General Motors Co.’s top sales analyst said he is confident the company can make up the sales it will lose when it sheds four of its eight U.S. brands.
Mike DiGiovanni, GM’s executive director of global market and industry analysis, said Wednesday that the Chevrolet and Buick model lineups will be expanded to pick up a lot of the lost sales from Pontiac and Saturn, the biggest sellers of the scrapped brands.
Along with Chevrolet and Buick, GM has decided to focus on the Cadillac and GMC brands. As part of its bankruptcy restructuring, the automaker is phasing out Pontiac, and selling Saab, Saturn and Hummer.
A lot of recent Pontiac sales, DiGiovanni said, were to fleet buyers such as rental car companies. GM can cover those with the remaining four brands.
Buick and Chevrolet should be able to make up for lost retail sales to individuals with expanded lineups, DiGiovanni said, declining to identify what models would be added.
“We’re going to grow Chevy into new niches that they are not in now,” he said during a conference call held to talk about GM’s global sales. “We will expand the Chevrolet portfolio.”
GM, which controlled 20 percent of the U.S. market in the first half of 2009, plans to retain an 18 or 19 percent share despite losing half its brands. GM sold about 143,000 Pontiacs, Hummers, Saabs and Saturns in the first half of the year, about 15 percent of its total sales, according to Autodata Corp.
The automaker emerged from bankruptcy protection on June 10 after a 40-day stay that wiped away much of its debt and other burdensome costs. But it survived because of $50 billion in aid from the U.S. government. Retaining market share and boosting sales are the keys to making money and repaying the government.
Yet Bank of America Merrill Lynch Research Analyst John Murphy, in a study of the U.S. industry released last week, called GM’s market share assumption optimistic and predicted a 15 or 16 percent range.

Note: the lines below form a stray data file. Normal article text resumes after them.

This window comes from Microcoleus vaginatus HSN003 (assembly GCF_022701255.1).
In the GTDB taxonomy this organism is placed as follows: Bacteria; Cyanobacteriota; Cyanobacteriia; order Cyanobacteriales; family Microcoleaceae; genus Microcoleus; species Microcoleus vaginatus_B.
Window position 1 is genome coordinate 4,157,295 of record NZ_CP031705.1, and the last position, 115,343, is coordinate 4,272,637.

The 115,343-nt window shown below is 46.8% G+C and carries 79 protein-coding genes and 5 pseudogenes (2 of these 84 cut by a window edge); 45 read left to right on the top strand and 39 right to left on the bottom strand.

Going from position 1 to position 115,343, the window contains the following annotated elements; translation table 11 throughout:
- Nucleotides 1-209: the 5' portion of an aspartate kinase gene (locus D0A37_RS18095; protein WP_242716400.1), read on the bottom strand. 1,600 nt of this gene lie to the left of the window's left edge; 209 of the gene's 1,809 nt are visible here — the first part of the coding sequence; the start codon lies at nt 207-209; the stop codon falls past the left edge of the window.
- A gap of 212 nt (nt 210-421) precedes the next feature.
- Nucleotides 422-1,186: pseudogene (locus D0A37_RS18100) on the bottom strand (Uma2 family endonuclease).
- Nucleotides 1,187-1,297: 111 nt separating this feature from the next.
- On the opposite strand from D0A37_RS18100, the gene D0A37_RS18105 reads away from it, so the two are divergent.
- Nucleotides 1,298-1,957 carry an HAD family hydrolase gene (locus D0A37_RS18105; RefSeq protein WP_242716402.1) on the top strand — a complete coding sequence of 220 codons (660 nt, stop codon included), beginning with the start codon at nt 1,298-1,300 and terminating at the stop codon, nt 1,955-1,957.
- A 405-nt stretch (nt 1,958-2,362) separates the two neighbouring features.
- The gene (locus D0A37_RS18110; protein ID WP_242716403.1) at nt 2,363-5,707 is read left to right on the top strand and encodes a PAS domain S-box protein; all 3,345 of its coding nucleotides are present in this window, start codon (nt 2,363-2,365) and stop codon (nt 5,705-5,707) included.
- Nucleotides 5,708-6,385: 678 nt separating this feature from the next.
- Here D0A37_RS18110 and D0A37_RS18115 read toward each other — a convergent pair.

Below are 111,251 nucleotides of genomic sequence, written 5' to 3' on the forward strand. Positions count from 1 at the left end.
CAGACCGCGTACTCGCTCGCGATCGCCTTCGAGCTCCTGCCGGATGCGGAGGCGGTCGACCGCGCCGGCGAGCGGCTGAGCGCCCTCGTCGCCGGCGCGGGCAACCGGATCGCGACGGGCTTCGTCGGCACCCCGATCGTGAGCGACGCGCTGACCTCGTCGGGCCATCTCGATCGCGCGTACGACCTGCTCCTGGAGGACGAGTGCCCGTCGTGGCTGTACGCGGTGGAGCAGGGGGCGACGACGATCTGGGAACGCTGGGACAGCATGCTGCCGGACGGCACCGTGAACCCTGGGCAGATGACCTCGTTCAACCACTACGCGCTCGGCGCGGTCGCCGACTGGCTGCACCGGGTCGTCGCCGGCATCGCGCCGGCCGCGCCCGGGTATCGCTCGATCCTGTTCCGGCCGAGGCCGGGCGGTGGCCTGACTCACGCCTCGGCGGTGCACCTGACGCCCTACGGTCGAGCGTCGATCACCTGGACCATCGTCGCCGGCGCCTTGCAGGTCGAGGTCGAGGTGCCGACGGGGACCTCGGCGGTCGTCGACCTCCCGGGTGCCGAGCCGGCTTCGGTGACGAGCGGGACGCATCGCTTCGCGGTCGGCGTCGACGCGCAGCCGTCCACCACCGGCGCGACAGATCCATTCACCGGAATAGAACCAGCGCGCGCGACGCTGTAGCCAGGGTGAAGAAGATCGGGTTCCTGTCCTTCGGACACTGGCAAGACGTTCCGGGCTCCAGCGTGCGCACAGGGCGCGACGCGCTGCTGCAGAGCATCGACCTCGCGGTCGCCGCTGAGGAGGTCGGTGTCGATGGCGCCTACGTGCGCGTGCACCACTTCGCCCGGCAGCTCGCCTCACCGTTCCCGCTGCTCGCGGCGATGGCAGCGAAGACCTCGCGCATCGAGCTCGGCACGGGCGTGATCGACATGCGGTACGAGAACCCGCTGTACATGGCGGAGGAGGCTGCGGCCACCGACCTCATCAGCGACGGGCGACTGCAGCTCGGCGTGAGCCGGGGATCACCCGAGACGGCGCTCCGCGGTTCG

Murphy said GM will replace only 11 percent of its models each year for the next four years, far below the industry average of 18 percent. Newer models generally translate to better sales and market share, Murphy wrote.
But DiGiovanni said GM plans to rejuvenate its product lineup. Buick, he said, is operating with only three vehicles at present, two larger sedans and a large crossover vehicle, but the brand will see more models and increased sales, he said.
“Buick, for us, we think, is a brand that’s been underestimated in terms of its potential,” DiGiovanni said, pointing to its successful sales in China.
Chevrolet should be able to capture Pontiac buyers, DiGiovanni said, noting that the two had similar, competing vehicles. Chevrolet, Buick and GMC should be able to catch Saturn buyers.
“We think with Chevrolet covering the low end, with Buick and GMC covering the premium end, we will pick up what we are losing in terms of Saturns,” he said.
Hummer and Saab had relatively low volumes and their loss shouldn’t hurt market share, he said.
Although he DiGiovanni wouldn’t reveal what new models might go to Chevrolet or Buick, GM officials have said the rear-wheel-drive Pontiac G8 sports sedan will be rebadged as a Chevrolet but sold for only for police car use.
He said GM, with fewer brands, will be able to roll out new models faster than it had in the past, and it will have more marketing dollars to spend promoting them.
“We’ve got the products working right. We just haven’t done a good enough job on perception of the products and brand,” DiGiovanni said. “We are pretty confident in our game plan. Best one that I know of since I’ve been working in this place for 30 years.”